Seneca on The Shortness of Time

It is not that we have a short space of time, but that we waste much of it. Life is long enough, and it has been given in sufficiently generous measure to allow the accomplishment of the very greatest things if the whole of it is well invested. But when it is squandered in luxury…

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NASDAQ 100 Performance

I came across the chart below this morning which looks at the performance of what you would term large or dominant stocks within an index. What these sorts of charts do is educate you about the history of markets but they also reaffirm that there is nothing new under the sun. As the article that…

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Incidentaloma’s and Trading Inertia

In medicine, there is a phenomenon known as the incidentaloma, that is you have a scan or test for one thing and they find something completely unrelated. These incidental findings which seem to be quite common in imaging present somewhat of a problem for medical practitioners. They raise the question of doing something about the…

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Question of the Day

Here is the question and it comes in two related parts because the first question prompted the second one. On my social media feeds I follow a number of science-related folks and as you would expect much of the talk has been about COVID-19 and how it brings people out of the woodwork with all…

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The Two Types of Knowledge

I frequently tell the apocryphal story about how Max Planck, after he won the Nobel Prize, went around Germany giving the same standard lecture on the new quantum mechanics. Over time, his chauffeur memorized the lecture and said, “Would you mind, Professor Planck, because it’s so boring to stay in our routine. [What if] I…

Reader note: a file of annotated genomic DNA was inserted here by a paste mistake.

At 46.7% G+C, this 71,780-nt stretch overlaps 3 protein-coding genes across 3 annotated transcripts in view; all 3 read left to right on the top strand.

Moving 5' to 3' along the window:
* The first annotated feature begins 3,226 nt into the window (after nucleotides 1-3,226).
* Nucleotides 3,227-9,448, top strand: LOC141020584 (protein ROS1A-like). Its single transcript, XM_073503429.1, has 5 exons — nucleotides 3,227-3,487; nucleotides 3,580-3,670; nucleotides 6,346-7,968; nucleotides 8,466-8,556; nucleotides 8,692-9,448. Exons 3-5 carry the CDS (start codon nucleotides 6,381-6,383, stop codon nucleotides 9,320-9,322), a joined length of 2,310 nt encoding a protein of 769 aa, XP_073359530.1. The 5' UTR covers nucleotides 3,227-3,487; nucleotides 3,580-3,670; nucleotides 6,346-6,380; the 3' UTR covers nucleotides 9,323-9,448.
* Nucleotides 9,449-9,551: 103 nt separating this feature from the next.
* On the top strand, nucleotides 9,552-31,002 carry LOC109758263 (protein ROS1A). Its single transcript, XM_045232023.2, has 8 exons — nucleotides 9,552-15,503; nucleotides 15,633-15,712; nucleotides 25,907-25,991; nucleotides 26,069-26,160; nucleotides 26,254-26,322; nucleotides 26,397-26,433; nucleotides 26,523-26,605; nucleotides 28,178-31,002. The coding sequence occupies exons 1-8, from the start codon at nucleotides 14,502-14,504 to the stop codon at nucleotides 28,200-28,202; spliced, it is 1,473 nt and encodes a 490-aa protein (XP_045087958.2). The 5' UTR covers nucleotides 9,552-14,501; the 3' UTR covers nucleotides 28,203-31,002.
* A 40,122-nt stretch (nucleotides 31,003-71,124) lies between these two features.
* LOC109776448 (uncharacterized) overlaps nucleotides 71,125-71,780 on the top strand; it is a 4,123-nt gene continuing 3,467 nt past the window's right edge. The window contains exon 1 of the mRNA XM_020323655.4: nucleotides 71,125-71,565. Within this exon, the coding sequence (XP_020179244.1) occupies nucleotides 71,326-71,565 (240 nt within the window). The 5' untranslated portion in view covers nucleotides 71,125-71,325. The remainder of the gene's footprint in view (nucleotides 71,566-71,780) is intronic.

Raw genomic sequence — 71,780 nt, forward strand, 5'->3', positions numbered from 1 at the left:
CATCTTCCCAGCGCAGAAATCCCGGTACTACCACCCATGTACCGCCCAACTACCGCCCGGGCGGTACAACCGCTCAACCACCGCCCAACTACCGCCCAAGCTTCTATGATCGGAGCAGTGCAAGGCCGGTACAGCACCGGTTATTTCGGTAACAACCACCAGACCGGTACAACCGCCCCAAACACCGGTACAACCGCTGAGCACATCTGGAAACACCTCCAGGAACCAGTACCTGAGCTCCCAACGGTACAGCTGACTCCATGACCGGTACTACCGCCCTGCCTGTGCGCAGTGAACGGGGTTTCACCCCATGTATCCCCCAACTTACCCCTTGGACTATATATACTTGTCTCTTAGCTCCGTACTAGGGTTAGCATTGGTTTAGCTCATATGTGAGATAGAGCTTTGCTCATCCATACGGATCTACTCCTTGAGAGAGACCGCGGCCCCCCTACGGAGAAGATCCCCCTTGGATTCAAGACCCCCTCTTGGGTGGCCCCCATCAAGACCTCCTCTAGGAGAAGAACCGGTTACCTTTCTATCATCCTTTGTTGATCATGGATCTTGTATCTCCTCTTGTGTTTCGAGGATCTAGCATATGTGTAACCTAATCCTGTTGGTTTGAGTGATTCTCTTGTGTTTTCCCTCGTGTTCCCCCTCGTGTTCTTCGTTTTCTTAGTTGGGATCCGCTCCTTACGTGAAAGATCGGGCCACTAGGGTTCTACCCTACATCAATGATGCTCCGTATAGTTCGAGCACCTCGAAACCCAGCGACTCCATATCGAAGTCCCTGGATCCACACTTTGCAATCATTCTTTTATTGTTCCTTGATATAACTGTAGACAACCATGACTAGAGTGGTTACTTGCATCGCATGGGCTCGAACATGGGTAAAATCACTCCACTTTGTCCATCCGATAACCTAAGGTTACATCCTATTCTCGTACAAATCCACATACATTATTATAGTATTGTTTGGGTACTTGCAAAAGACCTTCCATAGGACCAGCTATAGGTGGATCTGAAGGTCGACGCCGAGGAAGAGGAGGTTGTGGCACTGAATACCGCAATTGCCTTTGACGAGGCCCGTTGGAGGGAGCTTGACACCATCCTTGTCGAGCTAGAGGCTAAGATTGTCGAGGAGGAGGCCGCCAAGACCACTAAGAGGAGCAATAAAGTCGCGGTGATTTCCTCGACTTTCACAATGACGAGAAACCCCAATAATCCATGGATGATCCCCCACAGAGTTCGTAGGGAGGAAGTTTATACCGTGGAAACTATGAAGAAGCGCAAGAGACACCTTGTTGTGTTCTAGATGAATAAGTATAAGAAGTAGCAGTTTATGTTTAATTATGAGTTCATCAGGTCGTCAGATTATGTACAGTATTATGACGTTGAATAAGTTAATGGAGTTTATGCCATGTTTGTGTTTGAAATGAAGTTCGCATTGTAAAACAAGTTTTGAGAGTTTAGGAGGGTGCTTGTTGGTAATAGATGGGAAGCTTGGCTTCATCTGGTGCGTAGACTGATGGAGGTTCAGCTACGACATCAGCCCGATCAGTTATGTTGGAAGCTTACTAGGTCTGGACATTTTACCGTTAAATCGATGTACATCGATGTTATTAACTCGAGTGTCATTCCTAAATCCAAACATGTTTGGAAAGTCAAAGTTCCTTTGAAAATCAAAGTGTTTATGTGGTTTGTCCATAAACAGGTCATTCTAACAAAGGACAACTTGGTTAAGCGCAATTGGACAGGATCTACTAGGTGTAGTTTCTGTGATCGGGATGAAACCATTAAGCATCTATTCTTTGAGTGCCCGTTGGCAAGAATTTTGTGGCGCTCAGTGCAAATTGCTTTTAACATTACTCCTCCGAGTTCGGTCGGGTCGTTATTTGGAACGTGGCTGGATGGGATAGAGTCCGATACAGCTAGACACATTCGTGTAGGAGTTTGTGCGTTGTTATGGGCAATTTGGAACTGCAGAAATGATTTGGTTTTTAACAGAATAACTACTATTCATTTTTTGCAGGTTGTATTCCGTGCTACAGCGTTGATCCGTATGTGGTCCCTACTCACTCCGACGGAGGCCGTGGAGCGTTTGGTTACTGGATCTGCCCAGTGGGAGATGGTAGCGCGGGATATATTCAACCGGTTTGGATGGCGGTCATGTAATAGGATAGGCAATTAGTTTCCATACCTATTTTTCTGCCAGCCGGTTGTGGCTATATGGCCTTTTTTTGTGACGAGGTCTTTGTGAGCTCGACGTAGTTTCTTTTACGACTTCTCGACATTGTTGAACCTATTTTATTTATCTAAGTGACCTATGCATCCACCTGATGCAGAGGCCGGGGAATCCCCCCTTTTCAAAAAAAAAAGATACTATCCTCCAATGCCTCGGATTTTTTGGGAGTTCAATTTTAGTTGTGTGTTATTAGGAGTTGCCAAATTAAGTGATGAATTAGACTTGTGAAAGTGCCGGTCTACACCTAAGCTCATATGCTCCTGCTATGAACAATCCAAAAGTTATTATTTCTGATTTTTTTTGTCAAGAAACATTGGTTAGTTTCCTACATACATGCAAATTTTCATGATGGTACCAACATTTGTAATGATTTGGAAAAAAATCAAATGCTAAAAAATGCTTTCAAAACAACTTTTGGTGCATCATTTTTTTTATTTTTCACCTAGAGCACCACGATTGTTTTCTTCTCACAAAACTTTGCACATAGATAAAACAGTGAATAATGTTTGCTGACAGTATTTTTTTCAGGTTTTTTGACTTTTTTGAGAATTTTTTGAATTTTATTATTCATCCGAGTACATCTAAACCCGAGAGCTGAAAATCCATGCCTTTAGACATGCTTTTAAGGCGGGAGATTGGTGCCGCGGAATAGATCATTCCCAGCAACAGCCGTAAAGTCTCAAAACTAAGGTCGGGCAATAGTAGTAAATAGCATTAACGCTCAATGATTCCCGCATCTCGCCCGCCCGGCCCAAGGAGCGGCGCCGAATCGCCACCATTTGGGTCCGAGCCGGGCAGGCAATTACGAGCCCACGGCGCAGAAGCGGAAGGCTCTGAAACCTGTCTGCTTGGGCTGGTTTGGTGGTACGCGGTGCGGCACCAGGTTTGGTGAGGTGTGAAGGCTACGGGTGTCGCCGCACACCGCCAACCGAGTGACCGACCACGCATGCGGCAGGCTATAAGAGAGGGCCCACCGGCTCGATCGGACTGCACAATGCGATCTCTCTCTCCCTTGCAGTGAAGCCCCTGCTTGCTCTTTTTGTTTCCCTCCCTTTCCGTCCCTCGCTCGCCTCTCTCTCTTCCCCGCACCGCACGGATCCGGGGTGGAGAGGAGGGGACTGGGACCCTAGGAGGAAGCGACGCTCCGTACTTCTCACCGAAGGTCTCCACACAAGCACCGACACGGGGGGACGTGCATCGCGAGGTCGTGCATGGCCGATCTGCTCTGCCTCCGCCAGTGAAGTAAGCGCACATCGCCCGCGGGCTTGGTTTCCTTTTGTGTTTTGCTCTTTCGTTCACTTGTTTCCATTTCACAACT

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Thought for the Day

I heard the following the other day – what you tolerate in your present becomes your standard. I cannot remember where I heard but it stuck in my head because it is somewhat akin to my notion that you are where you are because that’s where you want to be. If you wanted to be…

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The Logical Delusions of Traders

Traders are an interesting bunch in that they believe themselves to calm, rational and disciplined and that through the application of this cold logic they see the world as it actually is. If truth be told traders are among the most gullible, least logical and certainly least scientific/innumerate group I have come across. Consider the…

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Subcriticality, Spread, and Future of Now

Much has been written about how life will be after we are done with COVID-19 – some of it sensible, some of it mere hyperbole but one of the more thoughtful pieces I have come across is this one by Paul Kedrosky a venture capitalist who jotted down some thoughts in one of his in…

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The Biggest Psychological Experiment in History Is Running Now

The science of resilience, which investigates how people weather adversity, offers some clues. A resilient individual, wrote Harvard University psychiatrist George Vaillant, resembles a twig with a fresh, green living core. “When twisted out of shape, such a twig bends, but it does not break; instead it springs back and continues growing.” The metaphor describes…

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Why is Extrapolation so Dangerous for Investors?

At the start of the last decade everyone was bullish on emerging market equities.  It is hard to recall now, but it was the consensus trade.  You couldn’t attend a meeting or conference without being told how many people there were in China or how underwhelming the growth prospects were for developed economies compared to…

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